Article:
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Ship of the Desert Deserted?

Updated: Jun 7


Not all of my ideas make it out the door as finished pieces. Sometimes, like a chicken bone, they get stuck along the way. Here is a piece that is stuck. It isn't necessarily Heimlich time, but I am not yet ready to say it is worthy of casting. I feel like if I were a painter, it might be an easier decision whether or not to take a piece through to completion. The fact that the process of creating a bronze is long and expensive, even after you have an image fully fleshed, seems to always come into play. Maybe it is just my impression that a painter would feel more spontaneous in committing to finish a piece. Whatever the case, once committed, it starts getting expensive. If I make a mold of a piece, which is more or less required in order to make it in bronze, it is all of a sudden not just my sculpting and idea time that I've invested, but a bunch more time and materials. I am happy with the posture of the camel, and I like the compartment and the vessel, but the cleanliness of the form is what is holding me back. Cleanliness has alway held me back! "Did you wash behind your ears, young man?" I would like the animal to be grittier, less sleek.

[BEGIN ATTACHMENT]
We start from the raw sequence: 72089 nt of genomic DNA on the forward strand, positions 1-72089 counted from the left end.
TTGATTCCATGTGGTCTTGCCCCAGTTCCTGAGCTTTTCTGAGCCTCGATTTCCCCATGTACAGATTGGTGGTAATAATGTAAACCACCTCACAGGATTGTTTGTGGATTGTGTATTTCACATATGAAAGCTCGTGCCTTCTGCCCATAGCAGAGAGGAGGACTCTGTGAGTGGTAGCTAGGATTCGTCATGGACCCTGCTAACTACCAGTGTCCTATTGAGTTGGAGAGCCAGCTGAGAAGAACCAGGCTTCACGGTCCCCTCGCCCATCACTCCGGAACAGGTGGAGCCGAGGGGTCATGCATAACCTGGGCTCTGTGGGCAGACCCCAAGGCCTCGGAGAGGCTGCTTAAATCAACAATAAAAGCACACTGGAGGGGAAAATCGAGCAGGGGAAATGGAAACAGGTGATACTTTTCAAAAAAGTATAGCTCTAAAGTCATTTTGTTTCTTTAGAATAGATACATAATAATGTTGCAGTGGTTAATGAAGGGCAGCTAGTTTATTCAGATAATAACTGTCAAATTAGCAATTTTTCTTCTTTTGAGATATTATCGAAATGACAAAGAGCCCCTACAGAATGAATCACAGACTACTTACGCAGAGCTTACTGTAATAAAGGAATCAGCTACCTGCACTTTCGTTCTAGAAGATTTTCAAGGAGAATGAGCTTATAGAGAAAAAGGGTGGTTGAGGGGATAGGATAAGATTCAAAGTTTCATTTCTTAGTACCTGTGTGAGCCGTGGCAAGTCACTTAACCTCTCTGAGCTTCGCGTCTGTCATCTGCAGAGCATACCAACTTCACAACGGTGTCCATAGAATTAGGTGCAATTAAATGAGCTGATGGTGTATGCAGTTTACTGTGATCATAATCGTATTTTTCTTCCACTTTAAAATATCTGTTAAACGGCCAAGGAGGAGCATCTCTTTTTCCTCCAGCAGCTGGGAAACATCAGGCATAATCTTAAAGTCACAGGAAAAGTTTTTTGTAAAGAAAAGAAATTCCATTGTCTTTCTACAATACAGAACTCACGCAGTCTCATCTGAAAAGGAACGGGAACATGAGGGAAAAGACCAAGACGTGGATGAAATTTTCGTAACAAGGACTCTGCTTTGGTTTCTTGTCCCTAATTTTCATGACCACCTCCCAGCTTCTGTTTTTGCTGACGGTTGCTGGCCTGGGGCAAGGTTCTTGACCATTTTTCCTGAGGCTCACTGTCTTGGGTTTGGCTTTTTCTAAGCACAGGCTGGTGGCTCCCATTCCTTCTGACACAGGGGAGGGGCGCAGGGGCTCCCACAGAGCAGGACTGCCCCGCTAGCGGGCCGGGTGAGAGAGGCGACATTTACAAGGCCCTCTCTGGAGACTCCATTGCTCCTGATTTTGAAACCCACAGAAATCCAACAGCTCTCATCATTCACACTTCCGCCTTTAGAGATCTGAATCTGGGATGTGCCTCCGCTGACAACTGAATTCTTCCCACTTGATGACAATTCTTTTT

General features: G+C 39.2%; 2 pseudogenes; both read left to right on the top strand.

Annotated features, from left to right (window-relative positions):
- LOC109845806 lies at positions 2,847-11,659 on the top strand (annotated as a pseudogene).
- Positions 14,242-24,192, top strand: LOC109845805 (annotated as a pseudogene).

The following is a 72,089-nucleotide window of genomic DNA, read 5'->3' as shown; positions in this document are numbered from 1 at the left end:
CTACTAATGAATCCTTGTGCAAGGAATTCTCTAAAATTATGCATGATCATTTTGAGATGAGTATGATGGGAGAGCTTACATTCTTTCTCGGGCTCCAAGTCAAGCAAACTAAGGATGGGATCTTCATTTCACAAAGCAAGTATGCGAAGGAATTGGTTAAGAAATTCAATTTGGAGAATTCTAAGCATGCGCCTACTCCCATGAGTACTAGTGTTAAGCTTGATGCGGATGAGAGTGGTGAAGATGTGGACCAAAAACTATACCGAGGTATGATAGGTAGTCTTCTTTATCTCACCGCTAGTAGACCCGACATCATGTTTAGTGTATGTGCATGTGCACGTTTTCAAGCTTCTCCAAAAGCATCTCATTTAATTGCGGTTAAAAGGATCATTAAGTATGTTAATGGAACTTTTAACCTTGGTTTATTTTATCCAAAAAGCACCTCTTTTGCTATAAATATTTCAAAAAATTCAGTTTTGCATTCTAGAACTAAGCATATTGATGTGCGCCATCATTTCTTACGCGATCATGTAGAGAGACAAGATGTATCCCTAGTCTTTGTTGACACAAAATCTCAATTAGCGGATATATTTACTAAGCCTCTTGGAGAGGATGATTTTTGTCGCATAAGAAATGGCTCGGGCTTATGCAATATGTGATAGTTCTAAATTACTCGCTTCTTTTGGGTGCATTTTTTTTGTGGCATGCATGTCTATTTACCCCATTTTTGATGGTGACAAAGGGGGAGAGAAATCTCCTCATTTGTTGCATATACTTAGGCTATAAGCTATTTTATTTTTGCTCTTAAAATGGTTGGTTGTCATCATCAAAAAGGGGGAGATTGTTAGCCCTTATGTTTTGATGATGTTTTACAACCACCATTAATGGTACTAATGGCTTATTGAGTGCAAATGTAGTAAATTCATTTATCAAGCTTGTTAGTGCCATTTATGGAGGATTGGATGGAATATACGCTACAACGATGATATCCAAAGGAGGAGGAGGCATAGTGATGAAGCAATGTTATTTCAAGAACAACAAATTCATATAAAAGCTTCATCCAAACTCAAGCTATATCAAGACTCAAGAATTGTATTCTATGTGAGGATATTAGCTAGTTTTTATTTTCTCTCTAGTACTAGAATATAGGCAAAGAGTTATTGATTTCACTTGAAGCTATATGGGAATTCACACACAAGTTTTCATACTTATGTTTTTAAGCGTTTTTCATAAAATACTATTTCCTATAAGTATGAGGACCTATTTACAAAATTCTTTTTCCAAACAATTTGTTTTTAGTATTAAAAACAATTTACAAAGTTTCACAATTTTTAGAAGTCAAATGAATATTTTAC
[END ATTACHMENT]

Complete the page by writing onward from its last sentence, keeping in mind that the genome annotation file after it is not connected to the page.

Nobody's ever accused me of being overly faithful to anatomy, or reality, or social norms, and certainly not cleanliness, but some qualities of an animal go to the essence of its being, and to neglect that is a miss. So I either figure out how to mess this image up without losing the leather-like feel of the animal, or it will go back into the melting pot and become wax inventory again. Some time away from the image has helped me identify what it is I want to see different. Even now, with the image in front of me as I hammer away at the keyboard, I am seeing ways to make a better mess of things with this camel.



All Rights Reserved, David Crawford; 2019